There are some signs—and I, like the noble Lord, Lord McConnell, am basically an optimist. The world’s peak population was predicted to get to 13 billion some 20 years ago, when predictions were being made. I think that we all agree that the world’s population is putting too much pressure on Mother Nature, hence the way that climate change and biodiversity loss have gone up the agenda. It seems to me that any strategic document cannot duck the issue of man’s pressure on Mother Nature. It must be in some way dealt with, or at least commented on. Silence will not do.
Now the world’s peak population is predicted to be about 9.8 billion, and then to go down a bit, so the world’s fertility rates are falling—and they are falling even in sub-Saharan Africa. The question is whether we welcome that. In the Times newspaper this morning there was an article about Italy that said it had its lowest recorded fertility rate for a very long time. The question is whether Italy should welcome that, or whether it should be in despair because it is not going to have enough young people to support old people like me. These are difficult decisions.
Finally, I welcome some of the things our new Foreign Secretary has done in preparation for this strategy. CDC, which is going to change its name, will be empowered to go back to work in many small and medium-income countries in which we have worked for most of our 73 years: the Caribbean, Papua New Guinea and so on. In small and medium countries—Malawi, for example —the economic opportunities are not very great, but unless you can develop the private sector those economies will not prosper, and CDC is an extremely good vehicle to achieve that development.
My Lords, I thank the noble Lord, Lord McConnell, for bringing this important and very timely debate to the House. I will focus on two key issues: first, the longer-term impact of the Government’s decision to slash overseas aid by 30%, and secondly, the insufficient allocation of aid to Covid and global health. These two issues are of course connected.
With respect to reducing our contributions from 0.7% to 0.5% of GNI, many of us on all sides of the House have stated how unjust and poorly timed this measure is. It cuts our aid by almost £4 billion per annum, not just this year but for another two to three years by the Chancellor’s own estimates, and I fear probably beyond that. Why beyond? Because we may fail to meet the Chancellor’s two fiscal tests to restore the 0.7% contribution: that the UK is running a current budget surplus and that the ratio of underlying debt to GDP is falling. The Chancellor hopes to meet these tests by fiscal year 2024-25. But it was already a close call on both counts when they were announced six months ago. The OBR has since admitted to “modest headroom” on the debt target, which could be wiped out by the 1% lower growth or rising interest rates.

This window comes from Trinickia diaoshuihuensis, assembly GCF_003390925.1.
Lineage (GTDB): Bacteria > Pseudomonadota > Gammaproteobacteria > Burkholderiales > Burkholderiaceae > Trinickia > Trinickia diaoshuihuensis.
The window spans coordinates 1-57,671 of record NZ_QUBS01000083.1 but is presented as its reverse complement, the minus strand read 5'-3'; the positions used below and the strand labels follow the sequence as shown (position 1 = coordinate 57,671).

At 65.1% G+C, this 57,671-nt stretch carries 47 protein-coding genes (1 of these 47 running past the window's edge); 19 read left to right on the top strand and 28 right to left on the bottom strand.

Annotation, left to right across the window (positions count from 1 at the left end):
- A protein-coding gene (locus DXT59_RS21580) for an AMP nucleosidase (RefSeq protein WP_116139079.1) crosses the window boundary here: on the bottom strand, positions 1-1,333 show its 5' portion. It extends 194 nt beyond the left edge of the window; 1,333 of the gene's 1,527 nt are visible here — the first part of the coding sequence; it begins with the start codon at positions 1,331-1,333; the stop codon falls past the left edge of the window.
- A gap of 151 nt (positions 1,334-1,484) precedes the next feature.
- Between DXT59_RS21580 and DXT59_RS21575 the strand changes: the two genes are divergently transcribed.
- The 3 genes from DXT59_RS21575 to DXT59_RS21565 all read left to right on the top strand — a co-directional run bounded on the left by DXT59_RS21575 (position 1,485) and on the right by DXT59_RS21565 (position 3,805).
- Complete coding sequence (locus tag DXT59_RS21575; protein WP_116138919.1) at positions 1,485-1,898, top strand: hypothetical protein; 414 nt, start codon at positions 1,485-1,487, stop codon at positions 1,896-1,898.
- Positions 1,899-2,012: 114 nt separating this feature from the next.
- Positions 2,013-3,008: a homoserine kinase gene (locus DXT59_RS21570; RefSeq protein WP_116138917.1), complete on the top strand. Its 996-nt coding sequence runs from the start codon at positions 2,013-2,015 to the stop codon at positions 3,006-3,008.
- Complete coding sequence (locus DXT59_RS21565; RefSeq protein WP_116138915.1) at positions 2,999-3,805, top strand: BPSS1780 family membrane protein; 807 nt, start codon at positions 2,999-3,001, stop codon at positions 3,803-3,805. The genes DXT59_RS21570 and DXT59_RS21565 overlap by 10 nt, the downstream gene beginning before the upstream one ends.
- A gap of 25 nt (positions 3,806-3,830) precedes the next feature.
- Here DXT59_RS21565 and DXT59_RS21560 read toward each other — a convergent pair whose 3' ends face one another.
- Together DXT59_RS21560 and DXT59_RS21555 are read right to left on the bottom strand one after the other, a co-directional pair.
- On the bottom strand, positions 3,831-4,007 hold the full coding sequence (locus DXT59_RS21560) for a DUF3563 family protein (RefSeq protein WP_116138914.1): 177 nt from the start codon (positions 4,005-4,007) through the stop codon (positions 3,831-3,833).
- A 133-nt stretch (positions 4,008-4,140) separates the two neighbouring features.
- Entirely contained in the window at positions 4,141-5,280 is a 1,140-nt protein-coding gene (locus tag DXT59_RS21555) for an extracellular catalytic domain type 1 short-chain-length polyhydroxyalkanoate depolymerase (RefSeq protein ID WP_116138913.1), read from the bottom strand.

Since then, we have seen a slowing of GDP growth, we learned yesterday of a jump in inflation to 5.1%, and there is the rising menace of the omicron variant, all of which put government finances under further strain. Our overseas aid could be depressed for as many years as the Chancellor doggedly clings to these fiscal tests. I therefore ask the Minister: in light of the changing economic landscape, do the Government have any plans to reconsider these fiscal tests? Such uncertainty over our aid budget clearly undermines our international strategy and the aim for the UK to be one of the world’s leading development players—let alone our bid to become “global Britain”.
This brings me to my second point. If ever there was a need for the UK to step up and show some sorely needed leadership, it is in the area of global health. The noble Lord, Lord McConnell, referenced the moral case for addressing vaccine inequality, as well as the economic case mentioned by the noble Baroness, Lady Sugg. The FCDO’s spend allocation for Covid-19 and global health for this year stands at just £1.3 billion. This includes our commitment to the WHO and COVAX, and the donation of 100 million vaccines—although we learned two days ago that only 16 million have been delivered so far. You can argue, as I do, that our contribution to fighting the global pandemic should not be coming out of the annual aid budget at all, especially in its newly diminished state. In the face of the world’s worst health crisis for 100 years, the sum of £1.3 billion sends out a feeble signal to the rest of the world, especially to our fellow members of the G7.
Omicron is a stark reminder that we need to vaccinate the world, and quickly. There are 5 billion adults to vaccinate—6 billion if that includes those aged over 15—and they may need three or even four doses each. Richer nations may therefore need to donate more than 10 billion doses a year, yet COVAX’s target this year is 2 billion doses and only 600 million of those have so far been delivered. Here we are in the UK, with 80% of us already double-vaccinated, now scrambling madly for our boosters to protect us against a variant that emerged from a continent where the single dose vaccination rate is less than 12%. Where will the next variant come from? It is very likely to be from another country with high population density, poverty, poor healthcare and low vaccination rates.